EMBASSY OF THE COMMONWEALTH OF THE BAHAMAS AND PERMANENT MISSION TO THE ORGANIZATION OF AMERICAN STATES
In 1973, following the attainment of independence, The Bahamas embarked on a journey of increased international engagement, establishing formal diplomatic relations with the United States of America. The forging of diplomatic ties between the two countries served as impetus for the future development of US/Bahamas bilateral relations, and paved the way for the reciprocal establishment of the United States and Bahamas Embassies in Nassau, Bahamas and Washington, D.C., respectively.
The Embassy of the Commonwealth of The Bahamas, first located in the Watergate Complex, was founded in December, 1973, under the ambassadorship of H.E. Livingstone B. Johnson. Ambassador Johnson was bestowed the high honour of becoming the first Bahamian Ambassador to the United States, having been accredited to the post by former US President, Richard Nixon, on 9th November, 1973. He was subsequently joined in 1974 by a cadre of diplomatic officers from The Bahamas Foreign Service. During the Embassy’s first years of operation, Ambassador Johnson and members of the diplomatic staff dedicated much time planning, organizing and developing The Bahamas’ presence in Washington, D.C. These years were also characterized as a critical period of training, learning and familiarization, as the Embassy sought to achieve greater understanding of the United States and the intricacies of international diplomacy.
In pursuit of strengthening its hemispheric association, and congruent with the principles and purposes of the Organization of American States (OAS), The Bahamas obtained membership to the premier regional body in 1982. Accession to the OAS was achieved during the diplomatic tenure of H.E. Reginald Wood, who succeeded Ambassador Johnson in 1980. Consequently, the Embassy assumed a dual functional role as Permanent Mission of The Bahamas to the OAS, which enabled Ambassador Wood and future Ambassadors to assume the title of Permanent Representative. It was in April, 1982, that Ambassador Wood became the first Bahamian to chair the Permanent Council of the OAS.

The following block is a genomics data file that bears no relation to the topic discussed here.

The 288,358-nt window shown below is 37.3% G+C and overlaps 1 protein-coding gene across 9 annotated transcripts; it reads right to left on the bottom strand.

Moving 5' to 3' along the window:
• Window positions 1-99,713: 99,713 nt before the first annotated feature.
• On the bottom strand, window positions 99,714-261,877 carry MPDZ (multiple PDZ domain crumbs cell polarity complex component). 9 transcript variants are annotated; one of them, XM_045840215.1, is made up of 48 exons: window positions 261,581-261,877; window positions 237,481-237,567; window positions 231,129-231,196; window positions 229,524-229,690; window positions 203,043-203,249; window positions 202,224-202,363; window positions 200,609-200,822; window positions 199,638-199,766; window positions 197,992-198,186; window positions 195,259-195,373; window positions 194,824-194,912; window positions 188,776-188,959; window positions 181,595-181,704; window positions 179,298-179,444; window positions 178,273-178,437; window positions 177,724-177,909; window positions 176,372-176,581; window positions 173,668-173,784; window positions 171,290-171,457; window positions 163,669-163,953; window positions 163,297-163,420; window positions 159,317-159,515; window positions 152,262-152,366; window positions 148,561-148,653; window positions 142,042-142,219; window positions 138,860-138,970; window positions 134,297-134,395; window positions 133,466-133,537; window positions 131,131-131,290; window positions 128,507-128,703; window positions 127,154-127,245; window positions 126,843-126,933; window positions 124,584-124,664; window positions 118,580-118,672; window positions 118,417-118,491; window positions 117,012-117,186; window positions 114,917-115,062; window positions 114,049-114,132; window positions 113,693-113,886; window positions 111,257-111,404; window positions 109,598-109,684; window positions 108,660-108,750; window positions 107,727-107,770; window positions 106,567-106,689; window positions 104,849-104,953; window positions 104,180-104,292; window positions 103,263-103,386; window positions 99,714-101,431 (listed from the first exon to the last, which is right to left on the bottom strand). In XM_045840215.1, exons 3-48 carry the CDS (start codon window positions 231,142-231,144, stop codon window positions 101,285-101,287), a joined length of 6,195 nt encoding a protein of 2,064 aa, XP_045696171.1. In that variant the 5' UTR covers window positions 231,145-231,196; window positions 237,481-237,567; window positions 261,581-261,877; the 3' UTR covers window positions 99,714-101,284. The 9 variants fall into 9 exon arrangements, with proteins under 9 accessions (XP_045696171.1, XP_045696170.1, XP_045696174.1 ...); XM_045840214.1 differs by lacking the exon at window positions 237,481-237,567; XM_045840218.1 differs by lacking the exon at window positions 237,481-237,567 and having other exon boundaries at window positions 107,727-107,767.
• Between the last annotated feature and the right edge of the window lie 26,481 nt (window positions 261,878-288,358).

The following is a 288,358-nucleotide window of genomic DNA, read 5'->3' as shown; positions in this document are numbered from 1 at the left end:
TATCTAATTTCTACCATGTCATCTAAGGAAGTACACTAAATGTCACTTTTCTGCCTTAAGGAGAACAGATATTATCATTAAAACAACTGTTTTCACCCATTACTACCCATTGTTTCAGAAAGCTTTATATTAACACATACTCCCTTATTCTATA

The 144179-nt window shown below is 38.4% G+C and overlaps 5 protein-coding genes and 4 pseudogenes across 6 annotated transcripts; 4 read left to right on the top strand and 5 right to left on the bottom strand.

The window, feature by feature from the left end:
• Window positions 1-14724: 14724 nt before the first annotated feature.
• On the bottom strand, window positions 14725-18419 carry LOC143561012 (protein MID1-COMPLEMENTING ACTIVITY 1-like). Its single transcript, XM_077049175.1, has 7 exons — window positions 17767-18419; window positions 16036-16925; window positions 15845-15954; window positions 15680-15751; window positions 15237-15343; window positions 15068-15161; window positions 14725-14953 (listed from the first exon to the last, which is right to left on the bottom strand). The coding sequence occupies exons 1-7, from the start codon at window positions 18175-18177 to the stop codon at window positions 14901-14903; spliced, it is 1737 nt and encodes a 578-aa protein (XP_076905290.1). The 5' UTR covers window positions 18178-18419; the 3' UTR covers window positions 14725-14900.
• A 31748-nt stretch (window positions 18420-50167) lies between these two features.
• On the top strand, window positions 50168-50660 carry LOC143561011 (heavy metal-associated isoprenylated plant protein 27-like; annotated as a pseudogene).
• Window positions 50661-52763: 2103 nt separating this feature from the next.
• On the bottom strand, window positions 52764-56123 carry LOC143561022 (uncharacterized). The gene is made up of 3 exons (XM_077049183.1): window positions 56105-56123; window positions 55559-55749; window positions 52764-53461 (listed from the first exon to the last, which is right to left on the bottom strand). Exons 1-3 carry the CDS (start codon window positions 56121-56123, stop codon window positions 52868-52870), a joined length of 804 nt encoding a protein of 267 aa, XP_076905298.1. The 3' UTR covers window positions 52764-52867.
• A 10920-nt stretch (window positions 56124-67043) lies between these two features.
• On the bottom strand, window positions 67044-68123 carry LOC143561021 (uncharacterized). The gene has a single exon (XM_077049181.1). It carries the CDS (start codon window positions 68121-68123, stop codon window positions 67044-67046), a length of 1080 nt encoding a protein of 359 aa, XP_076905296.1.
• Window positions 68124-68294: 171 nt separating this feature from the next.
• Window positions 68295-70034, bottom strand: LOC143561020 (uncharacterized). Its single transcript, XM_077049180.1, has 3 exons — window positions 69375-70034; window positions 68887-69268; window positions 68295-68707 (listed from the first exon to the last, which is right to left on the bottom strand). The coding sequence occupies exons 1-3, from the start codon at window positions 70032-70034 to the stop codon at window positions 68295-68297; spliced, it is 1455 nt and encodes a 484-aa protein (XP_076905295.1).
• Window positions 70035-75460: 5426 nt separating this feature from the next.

During the years 1986 to 1992, Margaret McDonald served as the first female Ambassador of The Bahamas to the United States. During Her Excellency’s ambassadorial stint, the Embassy re-located to the famous “Embassy Row”, where The Bahamas Government acquired property at 2220 Massachusetts Avenue in 1990. Since its establishment, the Embassy has housed 8 Ambassadors: Timothy B. Donaldson (1992-1995), Sir Arlington Butler (1996-2000), Joshua Sears (2000-2006), Cornelius A. Smith (2007-2012), Eugene G. Newry (September, 2013 to the present).
In August, 2013, the Government of The Bahams appointed H.E. Dr. Eugene G. Newry, who on 3rd December, 2013, following the presentation of his credentials to President Barack Obama, became the eighth Ambassador of The Bahamas to the United States. Currently serving as Permanent Representative of The Bahamas to the OAS is H.E. Dr. Elliston Rahming. Dr. Rahming presented his credentials to OAS Secretary General H.E. José Miguel Insulza on 6th May, 2013. Ambassador Newry is joined in Washington, D.C. by Mrs. Paulette Zonicle, Consul General of the Embassy Consular Annex.
The Embassy has actively pursued The Bahamas’ bilateral relationship with the United States in an effort to uphold the country’s long standing political, economic, social and cultural partnership with its closest neighbour. The Embassy has also played an instrumental role in promoting and advancing The Bahamas’ national interests in Washington, D.C., and has made significant contribution to the OAS on issues of hemispheric importance. Moreover, throughout its forty one years of existence, the Embassy has provided ongoing consular assistance to Bahamian nationals within its jurisdiction.